"S'pose we must be resigned; but oh Lord! how ken I?
If I know'd anything whar you 's goin', or how they'd sarve you!
Missis says she'll try and 'deem ye, in a year or two; but Lor! nobody never comes up
that goes down thar!
They kills 'em! I've hearn 'em tell how dey works 'em up on
dem ar plantations." "There'll be the same God there, Chloe,
that there is here."
"Well," said Aunt Chloe, "s'pose dere will; but de Lord lets drefful things happen,
sometimes. I don't seem to get no comfort dat way."
"I'm in the Lord's hands," said Tom; "nothin' can go no furder than he lets it;-
-and thar's one thing I can thank him for. It's me that's sold and going down, and not
you nur the chil'en.
Here you're safe;--what comes will come only on me; and the Lord, he'll help me,--I
know he will." Ah, brave, manly heart,--smothering thine
own sorrow, to comfort thy beloved ones!
Tom spoke with a thick utterance, and with a bitter choking in his throat,--but he
spoke brave and strong.
"Let's think on our marcies!" he added, tremulously, as if he was quite sure he
needed to think on them very hard indeed. "Marcies!" said Aunt Chloe; "don't see no
marcy in 't!
'tan't right! tan't right it should be so! Mas'r never ought ter left it so that ye
could be took for his debts. Ye've arnt him all he gets for ye, twice
He owed ye yer freedom, and ought ter gin 't to yer years ago.
Mebbe he can't help himself now, but I feel it's wrong.
Nothing can't beat that ar out o' me.
Sich a faithful crittur as ye've been,--and allers sot his business 'fore yer own every
way,--and reckoned on him more than yer own wife and chil'en!
Them as sells heart's love and heart's blood, to get out thar scrapes, de Lord'll
be up to 'em!"
"Chloe! now, if ye love me, ye won't talk so, when perhaps jest the last time we'll
ever have together! And I'll tell ye, Chloe, it goes agin me to
hear one word agin Mas'r.
Wan't he put in my arms a baby?--it's natur I should think a heap of him.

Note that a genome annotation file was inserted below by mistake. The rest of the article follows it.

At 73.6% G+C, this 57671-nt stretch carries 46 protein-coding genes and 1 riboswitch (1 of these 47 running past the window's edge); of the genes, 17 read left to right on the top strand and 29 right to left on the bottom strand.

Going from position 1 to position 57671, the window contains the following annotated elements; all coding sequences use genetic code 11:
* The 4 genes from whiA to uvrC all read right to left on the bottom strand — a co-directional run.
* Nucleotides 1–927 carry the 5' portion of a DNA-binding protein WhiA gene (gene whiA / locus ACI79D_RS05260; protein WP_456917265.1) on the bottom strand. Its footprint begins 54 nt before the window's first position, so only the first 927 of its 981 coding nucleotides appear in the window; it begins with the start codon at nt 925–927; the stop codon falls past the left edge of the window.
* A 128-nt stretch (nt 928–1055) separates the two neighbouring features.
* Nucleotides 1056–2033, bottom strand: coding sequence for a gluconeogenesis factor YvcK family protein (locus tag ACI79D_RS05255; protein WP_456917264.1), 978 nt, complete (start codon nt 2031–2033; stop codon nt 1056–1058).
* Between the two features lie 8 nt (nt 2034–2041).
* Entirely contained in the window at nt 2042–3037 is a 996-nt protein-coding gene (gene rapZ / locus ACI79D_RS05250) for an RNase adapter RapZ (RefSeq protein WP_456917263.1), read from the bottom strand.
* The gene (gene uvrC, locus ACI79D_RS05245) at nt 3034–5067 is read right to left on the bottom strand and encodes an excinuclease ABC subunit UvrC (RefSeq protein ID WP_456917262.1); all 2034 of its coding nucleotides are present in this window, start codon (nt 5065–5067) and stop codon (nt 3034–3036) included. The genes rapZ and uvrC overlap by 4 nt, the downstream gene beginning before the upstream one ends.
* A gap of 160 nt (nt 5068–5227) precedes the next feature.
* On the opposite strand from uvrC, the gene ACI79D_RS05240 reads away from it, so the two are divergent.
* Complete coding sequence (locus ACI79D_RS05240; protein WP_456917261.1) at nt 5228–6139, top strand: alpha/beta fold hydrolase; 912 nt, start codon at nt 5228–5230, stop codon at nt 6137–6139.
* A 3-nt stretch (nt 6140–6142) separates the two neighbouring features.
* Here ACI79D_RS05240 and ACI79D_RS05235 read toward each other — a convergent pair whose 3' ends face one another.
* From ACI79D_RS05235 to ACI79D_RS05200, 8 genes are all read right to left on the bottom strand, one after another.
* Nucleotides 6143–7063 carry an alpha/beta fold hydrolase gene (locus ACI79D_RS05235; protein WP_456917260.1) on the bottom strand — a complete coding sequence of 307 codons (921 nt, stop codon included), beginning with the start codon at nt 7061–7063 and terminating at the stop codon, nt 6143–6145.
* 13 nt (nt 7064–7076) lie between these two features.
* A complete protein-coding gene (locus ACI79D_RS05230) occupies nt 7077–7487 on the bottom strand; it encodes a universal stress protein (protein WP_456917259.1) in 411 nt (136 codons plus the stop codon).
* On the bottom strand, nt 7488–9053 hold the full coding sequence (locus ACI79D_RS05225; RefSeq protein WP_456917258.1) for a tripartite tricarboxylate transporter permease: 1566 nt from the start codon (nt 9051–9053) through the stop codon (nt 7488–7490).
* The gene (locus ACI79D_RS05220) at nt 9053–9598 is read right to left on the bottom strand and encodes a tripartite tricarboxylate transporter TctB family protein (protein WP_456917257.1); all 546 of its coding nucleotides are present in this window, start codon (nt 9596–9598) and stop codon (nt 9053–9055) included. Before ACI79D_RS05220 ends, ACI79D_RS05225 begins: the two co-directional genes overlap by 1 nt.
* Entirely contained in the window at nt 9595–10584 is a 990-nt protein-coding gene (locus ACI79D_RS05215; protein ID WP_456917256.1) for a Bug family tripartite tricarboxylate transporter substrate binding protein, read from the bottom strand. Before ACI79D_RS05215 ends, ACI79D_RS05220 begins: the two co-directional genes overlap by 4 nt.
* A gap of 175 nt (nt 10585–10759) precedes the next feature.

And he couldn't be spected to think so much of poor Tom.
Mas'rs is used to havin' all these yer things done for 'em, and nat'lly they don't
think so much on 't. They can't be spected to, no way.
Set him 'longside of other Mas'rs--who's had the treatment and livin' I've had?
And he never would have let this yer come on me, if he could have seed it aforehand.
I know he wouldn't."
"Wal, any way, thar's wrong about it somewhar," said Aunt Chloe, in whom a
stubborn sense of justice was a predominant trait; "I can't jest make out whar 't is,
but thar's wrong somewhar, I'm clar o' that."
"Yer ought ter look up to the Lord above-- he's above all--thar don't a sparrow fall
without him."
"It don't seem to comfort me, but I spect it orter," said Aunt Chloe.
"But dar's no use talkin'; I'll jes wet up de corn-cake, and get ye one good
breakfast, 'cause nobody knows when you'll get another."
In order to appreciate the sufferings of the negroes sold south, it must be
remembered that all the instinctive affections of that race are peculiarly
Their local attachments are very abiding. They are not naturally daring and
enterprising, but home-loving and affectionate.
Add to this all the terrors with which ignorance invests the unknown, and add to
this, again, that selling to the south is set before the negro from childhood as the
last severity of punishment.
The threat that terrifies more than whipping or torture of any kind is the
threat of being sent down river.
We have ourselves heard this feeling expressed by them, and seen the unaffected
horror with which they will sit in their gossipping hours, and tell frightful
stories of that "down river," which to them is